Every year, we celebrate International Women's Day to recognize and applaud women's social, economic, cultural, and political achievements worldwide. Today, we take time to honor how women all around the world have bridged gender gaps in their own way—while sincerely acknowledging there’s still work to be done before we’re through.
As we mark this day dedicated to women, we want to shine a light on the brave, resourceful women who’re blazing a trail as local business owners in their communities.
In this blog post, we spoke to female entrepreneurs who’ve turned their passions into successful businesses. Keep reading to discover the challenges they’ve faced on their individual paths and how they’ve overcome them using their unique strengths as women in the world of business.
What are some of the biggest lessons you’ve learned as a business owner, and how have they shaped your approach to business?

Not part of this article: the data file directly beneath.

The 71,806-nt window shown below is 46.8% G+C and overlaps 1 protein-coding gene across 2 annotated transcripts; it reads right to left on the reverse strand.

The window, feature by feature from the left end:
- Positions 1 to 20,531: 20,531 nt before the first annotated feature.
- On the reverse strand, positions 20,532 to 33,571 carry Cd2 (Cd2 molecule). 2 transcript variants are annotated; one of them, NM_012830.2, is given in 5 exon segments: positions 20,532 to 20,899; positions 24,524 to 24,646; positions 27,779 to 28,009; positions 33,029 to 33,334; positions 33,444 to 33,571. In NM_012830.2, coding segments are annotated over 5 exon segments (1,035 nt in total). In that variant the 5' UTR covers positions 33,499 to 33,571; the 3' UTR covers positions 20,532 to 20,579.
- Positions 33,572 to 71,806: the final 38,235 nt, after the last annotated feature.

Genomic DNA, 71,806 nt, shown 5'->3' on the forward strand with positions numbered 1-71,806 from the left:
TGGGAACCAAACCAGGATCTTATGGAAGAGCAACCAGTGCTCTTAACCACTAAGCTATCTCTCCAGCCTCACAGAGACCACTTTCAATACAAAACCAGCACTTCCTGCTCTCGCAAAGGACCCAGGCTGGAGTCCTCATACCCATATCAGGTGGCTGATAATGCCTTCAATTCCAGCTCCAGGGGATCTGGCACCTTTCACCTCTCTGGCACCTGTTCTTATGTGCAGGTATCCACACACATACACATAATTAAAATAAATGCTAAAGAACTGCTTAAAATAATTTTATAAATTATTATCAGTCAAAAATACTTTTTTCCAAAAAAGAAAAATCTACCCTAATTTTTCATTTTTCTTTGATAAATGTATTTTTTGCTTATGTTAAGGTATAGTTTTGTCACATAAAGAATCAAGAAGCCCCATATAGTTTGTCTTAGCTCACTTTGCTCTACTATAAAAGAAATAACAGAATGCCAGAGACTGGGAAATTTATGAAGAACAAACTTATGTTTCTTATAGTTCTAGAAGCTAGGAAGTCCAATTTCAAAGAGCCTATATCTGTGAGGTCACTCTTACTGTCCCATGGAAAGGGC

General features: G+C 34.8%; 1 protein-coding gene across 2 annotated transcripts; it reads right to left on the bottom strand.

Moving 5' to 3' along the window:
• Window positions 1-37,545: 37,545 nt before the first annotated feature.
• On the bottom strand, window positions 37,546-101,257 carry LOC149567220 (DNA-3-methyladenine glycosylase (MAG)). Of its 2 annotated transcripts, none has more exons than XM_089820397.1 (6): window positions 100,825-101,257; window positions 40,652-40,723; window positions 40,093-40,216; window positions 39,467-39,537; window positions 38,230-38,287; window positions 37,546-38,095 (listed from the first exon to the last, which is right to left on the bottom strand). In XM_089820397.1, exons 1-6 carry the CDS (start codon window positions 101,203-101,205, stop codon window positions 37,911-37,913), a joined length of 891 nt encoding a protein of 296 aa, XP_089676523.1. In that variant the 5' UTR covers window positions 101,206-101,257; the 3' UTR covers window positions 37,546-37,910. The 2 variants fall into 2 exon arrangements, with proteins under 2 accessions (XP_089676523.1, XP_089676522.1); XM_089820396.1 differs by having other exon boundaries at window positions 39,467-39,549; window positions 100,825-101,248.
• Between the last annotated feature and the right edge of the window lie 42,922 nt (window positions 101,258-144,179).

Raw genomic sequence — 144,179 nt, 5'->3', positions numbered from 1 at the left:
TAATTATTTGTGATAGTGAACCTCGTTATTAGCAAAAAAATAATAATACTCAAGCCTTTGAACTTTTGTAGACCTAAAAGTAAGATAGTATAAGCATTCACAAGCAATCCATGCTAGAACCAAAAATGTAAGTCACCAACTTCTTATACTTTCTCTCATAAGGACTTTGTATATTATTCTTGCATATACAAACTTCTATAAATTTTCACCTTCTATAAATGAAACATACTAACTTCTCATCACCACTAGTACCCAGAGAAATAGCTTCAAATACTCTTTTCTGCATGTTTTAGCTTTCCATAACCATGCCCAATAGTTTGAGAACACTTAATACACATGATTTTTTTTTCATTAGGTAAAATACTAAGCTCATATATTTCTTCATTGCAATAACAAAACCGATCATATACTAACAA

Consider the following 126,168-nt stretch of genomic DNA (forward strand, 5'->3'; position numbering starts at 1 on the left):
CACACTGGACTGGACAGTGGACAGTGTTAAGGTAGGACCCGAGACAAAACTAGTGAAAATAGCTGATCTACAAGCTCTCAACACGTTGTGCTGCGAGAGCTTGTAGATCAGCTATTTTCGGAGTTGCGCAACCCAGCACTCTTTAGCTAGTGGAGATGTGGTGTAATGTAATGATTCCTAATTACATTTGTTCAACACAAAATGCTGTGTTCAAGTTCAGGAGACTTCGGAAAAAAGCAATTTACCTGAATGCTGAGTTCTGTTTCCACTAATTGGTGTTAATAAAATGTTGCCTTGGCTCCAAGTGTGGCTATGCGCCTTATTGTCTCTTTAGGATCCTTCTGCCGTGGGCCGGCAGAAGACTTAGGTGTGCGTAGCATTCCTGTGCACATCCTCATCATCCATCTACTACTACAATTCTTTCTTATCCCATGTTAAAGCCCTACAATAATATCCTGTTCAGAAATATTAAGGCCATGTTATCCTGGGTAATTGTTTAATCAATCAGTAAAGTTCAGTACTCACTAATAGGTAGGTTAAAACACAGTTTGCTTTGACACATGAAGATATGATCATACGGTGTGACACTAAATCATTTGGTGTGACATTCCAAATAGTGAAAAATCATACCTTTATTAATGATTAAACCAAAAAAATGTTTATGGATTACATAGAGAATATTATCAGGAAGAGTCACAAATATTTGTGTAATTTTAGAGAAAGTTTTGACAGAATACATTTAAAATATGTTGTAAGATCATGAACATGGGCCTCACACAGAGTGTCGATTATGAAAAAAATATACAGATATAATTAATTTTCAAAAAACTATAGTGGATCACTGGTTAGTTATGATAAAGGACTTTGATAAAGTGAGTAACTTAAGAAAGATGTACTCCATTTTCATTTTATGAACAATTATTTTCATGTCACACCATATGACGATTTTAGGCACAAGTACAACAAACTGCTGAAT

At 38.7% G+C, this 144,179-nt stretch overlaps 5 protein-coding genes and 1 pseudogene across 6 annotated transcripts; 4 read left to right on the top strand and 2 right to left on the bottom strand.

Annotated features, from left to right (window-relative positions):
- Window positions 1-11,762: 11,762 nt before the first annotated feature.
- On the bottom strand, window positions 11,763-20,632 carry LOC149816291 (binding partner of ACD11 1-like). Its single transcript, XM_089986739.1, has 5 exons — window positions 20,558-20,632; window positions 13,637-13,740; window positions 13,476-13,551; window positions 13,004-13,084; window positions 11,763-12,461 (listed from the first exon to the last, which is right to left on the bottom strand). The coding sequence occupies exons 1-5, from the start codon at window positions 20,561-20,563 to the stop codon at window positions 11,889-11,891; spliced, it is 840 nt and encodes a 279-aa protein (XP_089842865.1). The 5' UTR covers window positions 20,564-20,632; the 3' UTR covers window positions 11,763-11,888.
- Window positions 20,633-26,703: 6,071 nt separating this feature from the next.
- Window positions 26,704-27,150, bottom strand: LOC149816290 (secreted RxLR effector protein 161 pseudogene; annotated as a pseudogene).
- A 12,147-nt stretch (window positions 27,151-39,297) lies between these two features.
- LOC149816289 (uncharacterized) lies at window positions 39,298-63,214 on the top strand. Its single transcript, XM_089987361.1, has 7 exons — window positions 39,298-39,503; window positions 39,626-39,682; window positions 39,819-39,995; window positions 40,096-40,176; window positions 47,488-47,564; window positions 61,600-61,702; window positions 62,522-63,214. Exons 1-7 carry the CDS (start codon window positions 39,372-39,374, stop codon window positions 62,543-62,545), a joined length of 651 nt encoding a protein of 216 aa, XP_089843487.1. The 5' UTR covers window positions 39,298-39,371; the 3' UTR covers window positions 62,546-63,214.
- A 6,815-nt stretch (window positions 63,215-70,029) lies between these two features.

Ke'Nyzjah, Kayke!: Some of the most significant things that I have learned as a business owner [are] patience, confidence, the ability to take risks, and problem-solving skills.
As a young entrepreneur, I took a huge risk jumping into the business world, and most of the traits that I listed above, I did not have before or did not understand their significance. I have changed both as a young woman and as a business owner in just a matter of two years, and these lessons have allowed me to make better business decisions.
Angeline, Kuuru Cookie House: The biggest lesson I’ve learned is definitely time management. I did not realize that being a business owner means you are [the] employee, cleaner, accountant, baker—[doing everything] from the cleaning to your desk job.